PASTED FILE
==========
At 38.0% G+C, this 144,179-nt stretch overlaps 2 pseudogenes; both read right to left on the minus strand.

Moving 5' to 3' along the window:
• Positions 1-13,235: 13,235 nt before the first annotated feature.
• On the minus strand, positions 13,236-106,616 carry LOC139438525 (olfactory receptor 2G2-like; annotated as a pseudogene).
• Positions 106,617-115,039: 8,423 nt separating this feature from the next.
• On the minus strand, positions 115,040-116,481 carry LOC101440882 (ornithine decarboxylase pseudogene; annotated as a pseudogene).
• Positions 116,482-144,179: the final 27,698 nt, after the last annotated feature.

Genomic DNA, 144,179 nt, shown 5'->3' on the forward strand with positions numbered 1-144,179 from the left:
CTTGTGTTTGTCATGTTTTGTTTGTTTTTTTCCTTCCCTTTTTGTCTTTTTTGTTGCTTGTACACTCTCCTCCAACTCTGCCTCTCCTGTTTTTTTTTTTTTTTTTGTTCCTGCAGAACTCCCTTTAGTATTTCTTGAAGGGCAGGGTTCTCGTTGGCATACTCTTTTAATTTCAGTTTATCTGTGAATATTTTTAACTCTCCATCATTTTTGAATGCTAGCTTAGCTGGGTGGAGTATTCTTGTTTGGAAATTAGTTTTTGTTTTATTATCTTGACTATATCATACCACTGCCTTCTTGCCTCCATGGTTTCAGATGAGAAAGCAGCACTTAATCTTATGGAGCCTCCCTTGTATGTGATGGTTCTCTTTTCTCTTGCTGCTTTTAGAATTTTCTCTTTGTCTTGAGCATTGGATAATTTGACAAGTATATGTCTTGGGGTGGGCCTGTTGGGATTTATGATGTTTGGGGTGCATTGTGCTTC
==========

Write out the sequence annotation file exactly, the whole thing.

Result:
At 38.0% G+C, this 144,179-nt stretch overlaps 2 pseudogenes; both read right to left on the minus strand.

Moving 5' to 3' along the window:
• Positions 1-13,235: 13,235 nt before the first annotated feature.
• On the minus strand, positions 13,236-106,616 carry LOC139438525 (olfactory receptor 2G2-like; annotated as a pseudogene).
• Positions 106,617-115,039: 8,423 nt separating this feature from the next.
• On the minus strand, positions 115,040-116,481 carry LOC101440882 (ornithine decarboxylase pseudogene; annotated as a pseudogene).
• Positions 116,482-144,179: the final 27,698 nt, after the last annotated feature.

Genomic DNA, 144,179 nt, shown 5'->3' on the forward strand with positions numbered 1-144,179 from the left:
CTTGTGTTTGTCATGTTTTGTTTGTTTTTTTCCTTCCCTTTTTGTCTTTTTTGTTGCTTGTACACTCTCCTCCAACTCTGCCTCTCCTGTTTTTTTTTTTTTTTTTGTTCCTGCAGAACTCCCTTTAGTATTTCTTGAAGGGCAGGGTTCTCGTTGGCATACTCTTTTAATTTCAGTTTATCTGTGAATATTTTTAACTCTCCATCATTTTTGAATGCTAGCTTAGCTGGGTGGAGTATTCTTGTTTGGAAATTAGTTTTTGTTTTATTATCTTGACTATATCATACCACTGCCTTCTTGCCTCCATGGTTTCAGATGAGAAAGCAGCACTTAATCTTATGGAGCCTCCCTTGTATGTGATGGTTCTCTTTTCTCTTGCTGCTTTTAGAATTTTCTCTTTGTCTTGAGCATTGGATAATTTGACAAGTATATGTCTTGGGGTGGGCCTGTTGGGATTTATGATGTTTGGGGTGCATTGTGCTTC